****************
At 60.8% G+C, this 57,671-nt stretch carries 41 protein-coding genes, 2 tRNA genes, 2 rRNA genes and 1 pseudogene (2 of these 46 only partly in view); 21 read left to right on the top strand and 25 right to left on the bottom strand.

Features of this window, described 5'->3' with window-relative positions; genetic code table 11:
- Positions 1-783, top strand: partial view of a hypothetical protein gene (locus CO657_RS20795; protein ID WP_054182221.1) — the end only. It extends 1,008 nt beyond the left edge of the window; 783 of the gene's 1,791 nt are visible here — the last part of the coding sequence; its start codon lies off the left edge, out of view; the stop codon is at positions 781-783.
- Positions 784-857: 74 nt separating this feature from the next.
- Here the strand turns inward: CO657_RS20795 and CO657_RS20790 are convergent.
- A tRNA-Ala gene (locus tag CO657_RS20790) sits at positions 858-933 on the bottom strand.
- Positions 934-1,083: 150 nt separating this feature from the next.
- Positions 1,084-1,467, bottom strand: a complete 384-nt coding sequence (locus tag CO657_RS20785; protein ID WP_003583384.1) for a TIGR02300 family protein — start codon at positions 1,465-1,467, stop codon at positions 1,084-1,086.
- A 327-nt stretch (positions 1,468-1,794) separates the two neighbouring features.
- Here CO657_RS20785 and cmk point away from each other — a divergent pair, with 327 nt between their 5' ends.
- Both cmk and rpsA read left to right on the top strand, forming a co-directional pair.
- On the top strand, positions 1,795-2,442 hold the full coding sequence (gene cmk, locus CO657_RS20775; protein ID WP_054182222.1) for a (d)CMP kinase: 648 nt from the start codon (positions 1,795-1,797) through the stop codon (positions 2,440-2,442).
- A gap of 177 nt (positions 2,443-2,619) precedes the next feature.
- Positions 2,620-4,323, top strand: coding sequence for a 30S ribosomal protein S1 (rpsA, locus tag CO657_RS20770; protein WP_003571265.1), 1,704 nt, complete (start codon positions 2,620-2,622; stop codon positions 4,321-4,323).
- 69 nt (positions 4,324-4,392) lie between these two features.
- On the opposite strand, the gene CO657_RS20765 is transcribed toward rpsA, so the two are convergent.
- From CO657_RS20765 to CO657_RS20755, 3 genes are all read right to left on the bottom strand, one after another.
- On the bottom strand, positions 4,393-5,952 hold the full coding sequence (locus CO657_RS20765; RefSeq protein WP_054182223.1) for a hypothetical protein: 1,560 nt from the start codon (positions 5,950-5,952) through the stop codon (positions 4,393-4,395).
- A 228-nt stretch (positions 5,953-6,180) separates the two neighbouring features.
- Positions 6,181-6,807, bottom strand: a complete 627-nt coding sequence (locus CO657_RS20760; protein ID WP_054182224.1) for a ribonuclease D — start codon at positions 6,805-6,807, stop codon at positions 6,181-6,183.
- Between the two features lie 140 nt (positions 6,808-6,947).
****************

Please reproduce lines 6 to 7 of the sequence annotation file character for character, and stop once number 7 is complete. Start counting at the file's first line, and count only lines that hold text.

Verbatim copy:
- A tRNA-Ala gene (locus tag CO657_RS20790) sits at positions 858-933 on the bottom strand.
- Positions 934-1,083: 150 nt separating this feature from the next.